at the age of 15. In 1833, Harrison Harlow married Katherine Whateley at the age of 17; a
year later Katherine gave birth to a daughter - Rose.
Early in 1835, the now-widowed Katherine gave birth to a son, whom she named Collin.
In 1839, Seth, the last of the Harlow sons, married Rhoda Marsh who, in 1840, died giving
birth to triplets: Amos, Lyle, and Jed. Distraught at the loss of his wife, Seth hanged himself
on the day of the funeral, leaving his parents, Septimus and Hepzibah, to raise the children.
In 1856 Lyle Harlow married Elvira Allen, and in 1858 they had a son, Armitage. That
same year saw the marriage of Jed Harlow and Rebecca Wilkerson.
In 1861 the Civil War began, and both Lyle and Jed Harlow took up arms to serve in the
Confederate Army. In 1864 Jed was killed in battle, while Lyle returned home at the end
of the war in 1865. In the year 1886, Katherine Harlow died at the age of 67. Hepzibah
Harlow died in her sleep in 1892 - she was 100 years old at that time.
The page seemed to describe the family tree accurately and he wondered what had happened to the rest of the bible. He noticed many of them had died very young.
The others had found the library was filled with books on a wide array of topics ranging from classic literature to volumes on science, the occult, gardening, wine making, architecture, and almost any subject. Miss Edington noticed that though it was a very eclectic collection filled with just about everything, there was nothing connected with Christianity. She took a few occult books related to witches and ghosts.
Bricker tore the page out of the bible and, as soon as he did, the book was suddenly ripped from his hands, crashing to the ground and bursting into flames. The others looked over as Bricker tried to stomp the flames out. Unfortunately, the book was completely destroyed by the combination of fire and boots. Miss Edington was completely mortified at the destruction of what she had assumed was a Bible. Bricker was a little disturbed as well. Virgil Thomas was very upset at the entire spectacle.
Demons, Miss Edington thought.
Bricker left the room. Miss Edington continued to look at the books. Bricker poked his head into the room again and asked if they wanted to come examine the second floor.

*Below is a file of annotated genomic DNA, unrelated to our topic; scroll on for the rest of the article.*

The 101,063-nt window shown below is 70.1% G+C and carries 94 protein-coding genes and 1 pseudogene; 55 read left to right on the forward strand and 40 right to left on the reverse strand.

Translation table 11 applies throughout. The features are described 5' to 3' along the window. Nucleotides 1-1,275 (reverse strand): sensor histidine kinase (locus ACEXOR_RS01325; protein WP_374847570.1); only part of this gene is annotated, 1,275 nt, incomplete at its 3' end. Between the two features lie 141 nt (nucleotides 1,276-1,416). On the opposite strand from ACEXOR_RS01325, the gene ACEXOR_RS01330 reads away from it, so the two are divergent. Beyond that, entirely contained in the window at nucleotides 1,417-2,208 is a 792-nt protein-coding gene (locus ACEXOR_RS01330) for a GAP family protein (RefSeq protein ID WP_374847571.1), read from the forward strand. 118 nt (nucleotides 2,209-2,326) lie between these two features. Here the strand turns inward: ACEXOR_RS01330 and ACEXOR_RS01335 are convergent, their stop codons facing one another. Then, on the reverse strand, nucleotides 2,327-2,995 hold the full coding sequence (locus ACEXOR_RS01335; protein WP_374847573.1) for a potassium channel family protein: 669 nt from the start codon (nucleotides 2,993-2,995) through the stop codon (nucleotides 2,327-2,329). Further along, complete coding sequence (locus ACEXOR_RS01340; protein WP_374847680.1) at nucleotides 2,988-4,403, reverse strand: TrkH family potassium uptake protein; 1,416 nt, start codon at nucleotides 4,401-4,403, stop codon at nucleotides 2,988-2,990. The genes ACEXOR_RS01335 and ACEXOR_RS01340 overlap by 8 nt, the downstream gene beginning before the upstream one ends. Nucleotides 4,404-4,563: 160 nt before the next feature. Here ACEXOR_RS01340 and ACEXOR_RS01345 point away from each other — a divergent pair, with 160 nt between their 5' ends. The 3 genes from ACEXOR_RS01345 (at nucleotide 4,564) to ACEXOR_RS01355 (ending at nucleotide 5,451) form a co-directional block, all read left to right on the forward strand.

â€œI will,â€ Miss Fairfield said.
The two of them went back to the foyer through the dining room, where they saw the painting on the floor. They passed through without examining it and made their way to the front room of the house. As they opened the door to the foyer, they heard the stairs creak as if someone were walking slowly up. The noise moved up the steps and stopped at the top.
Bricker waited a few seconds before he went to the stairs. No one was upon them or at the top. He examined the tiny stand with the blue and white Oriental vase. He thought he might get something good from it and picked it up. He turned it over and some bits of paper thin plant matter dropped out, as if a flower or a plant had been in it at one point.
â€œOkay, I guess we can check upstairs,â€ he said.
On their way up the steps, they couldnâ€™t help but notice the stairs made the same exact noise as they had just heard moments before though no one had been on them that time.
They arrived at a landing above. The steps had circled halfway around an open area that went all the way down to the ground floor. A thin railing ran around it. A large iron chandelier hung above the steps, itâ€™s crystal beauty dimmed by grime and cobwebs. The creaking bowing stairs winded down into the gloom. The landing at the top had four sets of double doors, two leading into the depths of the house while the other two were on either wall perpendicular to the front. A large window illuminated the room though most of the glass had been broken out of it.
They crossed to the nearest doors and pushed them open. The room had two windows looking out over the front of the house and a set of double doors to the left, going deeper into the house. Three cribs sat in the middle of the room surrounded by antique baby toys. They walked into the room and looked briefly around before Bricker went to the other set of double doors and opened them. They found themselves in another hallway with a few windows and another set of double doors towards the front of the house. A few other doors were on the back walls. Light came through windows set around the place.
They moved to a single door to the right and opened it. Steps went down and he saw a door ajar at the bottom. He guessed it probably came down near the kitchen. They went to the nearby double doors and found a corner room with several broken windows. It looked like the place had been taken over for storage and was so cluttered with assorted items from clothing to furniture it would be hard to make their way through it. They went into the room and began searching it.